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China and India in the Global Economy Coursework

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Updated: Apr 13th, 2022

The innovation implications

Globally, China and India are the two emerging world economies that are playing an increasingly important role in the world economy. Through a number of channels, their expansion has exposed a noticeable impact on the global economy with greater emphasis on trade.

According to the policy makers, the two nations have poised to play a key role in the debates over the recent past. Fundamentally, China’s enormous current account surplus and reservations of foreign assets have been deemed to contribute to global imbalances.

Secondly, the growth in other emerging economies coupled with China’s and India’s may have been a source of upward pressure in the past few years. In fact the exhilarating growth sin the economies were linked with the increases in prices of energy and other commodities.

Thirdly, the mounting concerns of risks linked with outsourcing manufacturing activities to China and reserving the services to India has hastened the rapid growth in the countries’ economic development.

Lastly, the progressive incorporation and integration of the two countries in the global economy has to a greater extent affected international capital cash flows. In the process increased purchases of US Treasury bonds in addition to increased merger and acquisitions moves in the US by Chinese and India companies (Cooper, 2006).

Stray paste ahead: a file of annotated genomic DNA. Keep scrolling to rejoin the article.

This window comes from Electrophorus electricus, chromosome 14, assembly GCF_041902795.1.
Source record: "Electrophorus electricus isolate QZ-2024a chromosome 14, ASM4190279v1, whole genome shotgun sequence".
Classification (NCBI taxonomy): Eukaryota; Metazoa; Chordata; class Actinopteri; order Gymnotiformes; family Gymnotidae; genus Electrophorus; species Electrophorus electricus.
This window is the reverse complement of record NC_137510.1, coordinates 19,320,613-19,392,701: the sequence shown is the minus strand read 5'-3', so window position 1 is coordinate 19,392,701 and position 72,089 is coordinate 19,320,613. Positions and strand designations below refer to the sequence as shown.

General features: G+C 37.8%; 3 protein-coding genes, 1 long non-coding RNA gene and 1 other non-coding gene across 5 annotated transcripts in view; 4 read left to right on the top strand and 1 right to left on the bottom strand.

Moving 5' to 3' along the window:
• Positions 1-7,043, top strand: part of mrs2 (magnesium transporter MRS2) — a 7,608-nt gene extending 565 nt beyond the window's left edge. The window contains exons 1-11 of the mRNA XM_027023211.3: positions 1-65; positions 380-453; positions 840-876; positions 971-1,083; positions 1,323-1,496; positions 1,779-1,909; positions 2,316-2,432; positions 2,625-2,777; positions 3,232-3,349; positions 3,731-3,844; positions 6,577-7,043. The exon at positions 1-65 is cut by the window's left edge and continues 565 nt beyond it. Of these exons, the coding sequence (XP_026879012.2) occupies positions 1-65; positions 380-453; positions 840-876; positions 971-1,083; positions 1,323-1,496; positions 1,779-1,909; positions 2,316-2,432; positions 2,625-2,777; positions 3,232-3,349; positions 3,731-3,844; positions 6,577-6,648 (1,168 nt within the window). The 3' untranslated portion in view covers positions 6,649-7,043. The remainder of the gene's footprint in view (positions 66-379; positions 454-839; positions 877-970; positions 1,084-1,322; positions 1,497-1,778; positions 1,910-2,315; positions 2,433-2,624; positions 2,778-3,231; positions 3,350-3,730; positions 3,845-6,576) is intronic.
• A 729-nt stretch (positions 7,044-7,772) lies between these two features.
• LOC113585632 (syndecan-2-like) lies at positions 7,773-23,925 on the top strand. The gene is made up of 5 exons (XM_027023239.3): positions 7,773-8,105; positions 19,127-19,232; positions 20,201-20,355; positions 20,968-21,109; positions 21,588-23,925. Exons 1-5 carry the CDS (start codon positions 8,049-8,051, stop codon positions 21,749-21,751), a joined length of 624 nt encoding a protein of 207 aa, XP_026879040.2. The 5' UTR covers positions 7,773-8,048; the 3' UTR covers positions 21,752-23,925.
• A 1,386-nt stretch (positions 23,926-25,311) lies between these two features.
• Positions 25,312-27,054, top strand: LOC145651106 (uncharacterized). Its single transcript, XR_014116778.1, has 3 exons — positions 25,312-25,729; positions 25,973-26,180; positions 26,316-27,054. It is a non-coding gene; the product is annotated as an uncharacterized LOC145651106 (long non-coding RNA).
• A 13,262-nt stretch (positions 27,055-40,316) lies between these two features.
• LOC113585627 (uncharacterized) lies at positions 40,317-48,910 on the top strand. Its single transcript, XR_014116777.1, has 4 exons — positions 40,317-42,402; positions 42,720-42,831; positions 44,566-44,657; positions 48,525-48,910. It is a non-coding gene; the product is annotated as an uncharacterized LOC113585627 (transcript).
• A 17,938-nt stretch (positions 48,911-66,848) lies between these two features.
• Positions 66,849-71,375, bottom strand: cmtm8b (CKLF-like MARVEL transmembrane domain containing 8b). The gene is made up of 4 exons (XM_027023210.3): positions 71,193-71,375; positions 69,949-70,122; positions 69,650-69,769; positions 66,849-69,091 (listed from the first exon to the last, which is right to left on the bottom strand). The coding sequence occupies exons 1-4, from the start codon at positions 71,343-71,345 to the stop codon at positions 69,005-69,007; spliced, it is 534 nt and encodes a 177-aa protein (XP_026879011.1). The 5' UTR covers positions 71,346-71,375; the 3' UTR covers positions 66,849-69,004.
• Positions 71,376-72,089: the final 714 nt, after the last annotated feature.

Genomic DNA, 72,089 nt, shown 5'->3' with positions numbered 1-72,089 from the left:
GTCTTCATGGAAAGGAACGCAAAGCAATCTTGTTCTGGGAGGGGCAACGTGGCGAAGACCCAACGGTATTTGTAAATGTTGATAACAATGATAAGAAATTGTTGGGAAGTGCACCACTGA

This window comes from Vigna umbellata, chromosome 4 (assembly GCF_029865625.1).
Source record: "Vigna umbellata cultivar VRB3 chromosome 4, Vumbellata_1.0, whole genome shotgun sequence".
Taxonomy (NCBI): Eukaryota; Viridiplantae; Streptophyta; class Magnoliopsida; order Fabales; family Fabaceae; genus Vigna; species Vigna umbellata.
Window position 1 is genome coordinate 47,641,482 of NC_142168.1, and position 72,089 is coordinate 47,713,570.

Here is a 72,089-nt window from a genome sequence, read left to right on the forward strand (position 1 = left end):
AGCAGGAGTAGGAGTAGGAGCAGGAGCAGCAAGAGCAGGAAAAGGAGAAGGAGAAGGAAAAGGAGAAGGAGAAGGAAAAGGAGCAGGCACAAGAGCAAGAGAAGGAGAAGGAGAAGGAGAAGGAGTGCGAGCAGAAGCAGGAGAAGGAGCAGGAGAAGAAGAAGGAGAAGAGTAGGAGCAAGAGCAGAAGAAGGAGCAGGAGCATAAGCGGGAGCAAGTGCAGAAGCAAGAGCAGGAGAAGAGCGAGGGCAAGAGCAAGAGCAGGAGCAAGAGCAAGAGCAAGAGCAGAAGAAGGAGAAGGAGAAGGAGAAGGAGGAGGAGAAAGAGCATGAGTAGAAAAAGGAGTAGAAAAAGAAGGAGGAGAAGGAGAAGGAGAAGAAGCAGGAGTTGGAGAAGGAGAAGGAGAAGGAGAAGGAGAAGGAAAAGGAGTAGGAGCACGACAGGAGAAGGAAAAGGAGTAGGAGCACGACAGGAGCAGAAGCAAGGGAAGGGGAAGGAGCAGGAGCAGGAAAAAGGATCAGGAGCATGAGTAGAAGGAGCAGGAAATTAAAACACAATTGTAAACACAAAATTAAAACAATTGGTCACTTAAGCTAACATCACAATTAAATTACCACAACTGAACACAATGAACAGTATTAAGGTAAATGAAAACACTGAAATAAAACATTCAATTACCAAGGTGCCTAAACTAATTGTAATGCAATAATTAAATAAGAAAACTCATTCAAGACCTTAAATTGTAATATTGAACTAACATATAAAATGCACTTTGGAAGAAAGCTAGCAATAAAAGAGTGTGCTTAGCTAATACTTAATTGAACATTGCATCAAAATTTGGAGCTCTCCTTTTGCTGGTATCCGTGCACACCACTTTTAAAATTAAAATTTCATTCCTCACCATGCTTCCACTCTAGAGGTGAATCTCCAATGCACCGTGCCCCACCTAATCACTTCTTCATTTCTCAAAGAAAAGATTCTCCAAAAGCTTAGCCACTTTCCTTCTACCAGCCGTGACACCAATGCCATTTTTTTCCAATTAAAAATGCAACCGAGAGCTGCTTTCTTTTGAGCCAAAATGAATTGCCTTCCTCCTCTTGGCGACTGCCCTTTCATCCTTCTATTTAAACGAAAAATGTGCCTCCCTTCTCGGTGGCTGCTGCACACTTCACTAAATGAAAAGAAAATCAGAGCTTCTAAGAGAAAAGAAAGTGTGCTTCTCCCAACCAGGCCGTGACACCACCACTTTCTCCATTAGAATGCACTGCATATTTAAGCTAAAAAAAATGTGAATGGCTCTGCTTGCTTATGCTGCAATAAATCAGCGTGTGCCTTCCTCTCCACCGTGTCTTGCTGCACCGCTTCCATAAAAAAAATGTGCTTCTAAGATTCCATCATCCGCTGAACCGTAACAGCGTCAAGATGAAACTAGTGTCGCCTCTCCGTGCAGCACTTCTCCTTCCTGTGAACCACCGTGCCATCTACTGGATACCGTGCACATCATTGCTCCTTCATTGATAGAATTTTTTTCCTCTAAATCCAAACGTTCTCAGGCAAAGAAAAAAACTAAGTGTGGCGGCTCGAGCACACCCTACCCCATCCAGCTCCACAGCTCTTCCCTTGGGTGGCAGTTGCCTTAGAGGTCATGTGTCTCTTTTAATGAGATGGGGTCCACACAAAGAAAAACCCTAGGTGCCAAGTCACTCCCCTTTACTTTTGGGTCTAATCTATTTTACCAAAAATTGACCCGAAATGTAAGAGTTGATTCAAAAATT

Consequently, the United States, having been considered a super-power of the world economies has started to feel the vibrations caused by the fast-emerging twin nations from the east.

For instance, over a decade and a half, China has in its capital, erected sky-scrapers in Manhattan, biggest industrial zones and research centers in other small cities. These achievements have been a result of the ability to mobilize capital and workers, thus managing to fight poverty.

A peek into the second globally emerging economy China presents the greatest participation in the global innovation chain. Comparing American and Chinese engineers shows that the Chinese counterparts combine skills using complex algorithms and multimedia technologies.

Additionally, innovation will be driven by a rising consumer class through cell-phone subscribers, passenger car markets and consumer preferences. The demands for the latest technologies and features by Chinese and Indian companies/consumers have been indicative of how American were decades before (Bosworth and Collins, 2007).